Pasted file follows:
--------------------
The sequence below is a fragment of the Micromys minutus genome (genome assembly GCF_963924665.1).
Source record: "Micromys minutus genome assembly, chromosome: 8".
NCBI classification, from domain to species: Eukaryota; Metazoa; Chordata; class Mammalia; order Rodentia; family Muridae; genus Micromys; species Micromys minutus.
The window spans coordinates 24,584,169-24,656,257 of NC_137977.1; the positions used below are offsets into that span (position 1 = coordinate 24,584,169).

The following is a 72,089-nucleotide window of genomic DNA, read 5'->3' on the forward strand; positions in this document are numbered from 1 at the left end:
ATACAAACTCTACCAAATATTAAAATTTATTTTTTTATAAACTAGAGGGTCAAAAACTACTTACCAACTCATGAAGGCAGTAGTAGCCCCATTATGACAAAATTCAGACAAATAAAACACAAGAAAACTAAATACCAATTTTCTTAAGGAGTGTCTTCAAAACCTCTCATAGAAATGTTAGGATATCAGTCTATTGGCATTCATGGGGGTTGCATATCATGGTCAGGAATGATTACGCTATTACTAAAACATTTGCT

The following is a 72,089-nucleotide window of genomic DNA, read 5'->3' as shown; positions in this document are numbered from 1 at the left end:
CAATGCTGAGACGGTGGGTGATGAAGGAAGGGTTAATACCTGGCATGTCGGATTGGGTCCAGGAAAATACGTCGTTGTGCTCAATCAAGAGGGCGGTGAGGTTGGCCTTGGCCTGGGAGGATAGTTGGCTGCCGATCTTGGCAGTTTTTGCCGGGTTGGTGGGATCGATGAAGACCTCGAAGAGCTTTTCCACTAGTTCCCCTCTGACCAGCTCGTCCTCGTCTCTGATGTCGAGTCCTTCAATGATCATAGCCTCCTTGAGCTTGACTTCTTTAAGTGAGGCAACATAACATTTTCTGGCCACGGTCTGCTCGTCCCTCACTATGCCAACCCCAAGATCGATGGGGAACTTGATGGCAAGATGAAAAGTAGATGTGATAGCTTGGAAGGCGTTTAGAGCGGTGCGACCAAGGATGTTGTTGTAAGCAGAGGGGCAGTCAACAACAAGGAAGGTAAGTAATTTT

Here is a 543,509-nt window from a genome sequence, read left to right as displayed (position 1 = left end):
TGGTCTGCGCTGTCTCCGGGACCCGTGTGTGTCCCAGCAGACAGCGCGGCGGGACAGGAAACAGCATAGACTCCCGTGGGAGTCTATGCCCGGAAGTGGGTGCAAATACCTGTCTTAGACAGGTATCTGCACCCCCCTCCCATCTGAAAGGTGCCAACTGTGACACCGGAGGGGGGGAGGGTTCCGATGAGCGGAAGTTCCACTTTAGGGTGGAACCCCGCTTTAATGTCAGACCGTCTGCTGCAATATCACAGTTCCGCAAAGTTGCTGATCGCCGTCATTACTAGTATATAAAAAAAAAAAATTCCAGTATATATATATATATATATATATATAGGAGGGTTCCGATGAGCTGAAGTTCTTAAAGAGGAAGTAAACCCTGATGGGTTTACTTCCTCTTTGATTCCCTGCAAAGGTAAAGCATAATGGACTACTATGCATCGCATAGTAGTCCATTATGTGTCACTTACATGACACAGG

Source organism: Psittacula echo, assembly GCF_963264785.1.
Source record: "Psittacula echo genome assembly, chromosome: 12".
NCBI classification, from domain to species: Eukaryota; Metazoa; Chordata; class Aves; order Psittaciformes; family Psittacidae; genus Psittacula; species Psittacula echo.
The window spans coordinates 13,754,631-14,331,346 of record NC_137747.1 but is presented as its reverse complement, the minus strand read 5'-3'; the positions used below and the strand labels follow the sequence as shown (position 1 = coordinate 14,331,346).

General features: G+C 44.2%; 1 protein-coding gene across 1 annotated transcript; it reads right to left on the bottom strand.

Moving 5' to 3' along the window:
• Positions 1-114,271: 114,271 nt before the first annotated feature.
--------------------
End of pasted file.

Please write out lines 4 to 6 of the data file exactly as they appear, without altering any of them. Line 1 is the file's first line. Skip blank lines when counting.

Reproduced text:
The window spans coordinates 24,584,169-24,656,257 of NC_137977.1; the positions used below are offsets into that span (position 1 = coordinate 24,584,169).

The following is a 72,089-nucleotide window of genomic DNA, read 5'->3' on the forward strand; positions in this document are numbered from 1 at the left end:
ATACAAACTCTACCAAATATTAAAATTTATTTTTTTATAAACTAGAGGGTCAAAAACTACTTACCAACTCATGAAGGCAGTAGTAGCCCCATTATGACAAAATTCAGACAAATAAAACACAAGAAAACTAAATACCAATTTTCTTAAGGAGTGTCTTCAAAACCTCTCATAGAAATGTTAGGATATCAGTCTATTGGCATTCATGGGGGTTGCATATCATGGTCAGGAATGATTACGCTATTACTAAAACATTTGCT